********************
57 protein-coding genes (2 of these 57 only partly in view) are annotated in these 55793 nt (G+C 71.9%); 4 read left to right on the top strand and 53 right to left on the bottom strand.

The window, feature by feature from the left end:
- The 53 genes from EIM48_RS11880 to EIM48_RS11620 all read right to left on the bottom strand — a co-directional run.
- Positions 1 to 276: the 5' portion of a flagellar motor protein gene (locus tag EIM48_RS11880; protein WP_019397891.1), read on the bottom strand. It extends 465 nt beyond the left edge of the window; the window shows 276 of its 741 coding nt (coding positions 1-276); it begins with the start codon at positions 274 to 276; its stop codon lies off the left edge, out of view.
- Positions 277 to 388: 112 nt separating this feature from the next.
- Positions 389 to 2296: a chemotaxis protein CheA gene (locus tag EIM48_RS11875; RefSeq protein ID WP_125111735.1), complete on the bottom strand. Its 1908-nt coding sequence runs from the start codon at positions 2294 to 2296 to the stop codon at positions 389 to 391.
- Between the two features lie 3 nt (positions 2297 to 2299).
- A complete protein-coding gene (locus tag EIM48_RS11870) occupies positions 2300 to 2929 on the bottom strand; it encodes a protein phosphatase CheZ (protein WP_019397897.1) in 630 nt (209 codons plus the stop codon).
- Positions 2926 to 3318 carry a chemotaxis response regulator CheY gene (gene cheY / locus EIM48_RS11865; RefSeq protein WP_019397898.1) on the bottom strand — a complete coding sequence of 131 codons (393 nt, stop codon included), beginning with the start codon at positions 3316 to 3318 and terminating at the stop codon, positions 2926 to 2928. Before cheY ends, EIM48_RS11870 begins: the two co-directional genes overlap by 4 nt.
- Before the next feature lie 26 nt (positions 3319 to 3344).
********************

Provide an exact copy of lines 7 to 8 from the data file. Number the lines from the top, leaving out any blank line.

- Between the two features lie 3 nt (positions 2297 to 2299).
- A complete protein-coding gene (locus tag EIM48_RS11870) occupies positions 2300 to 2929 on the bottom strand; it encodes a protein phosphatase CheZ (protein WP_019397897.1) in 630 nt (209 codons plus the stop codon).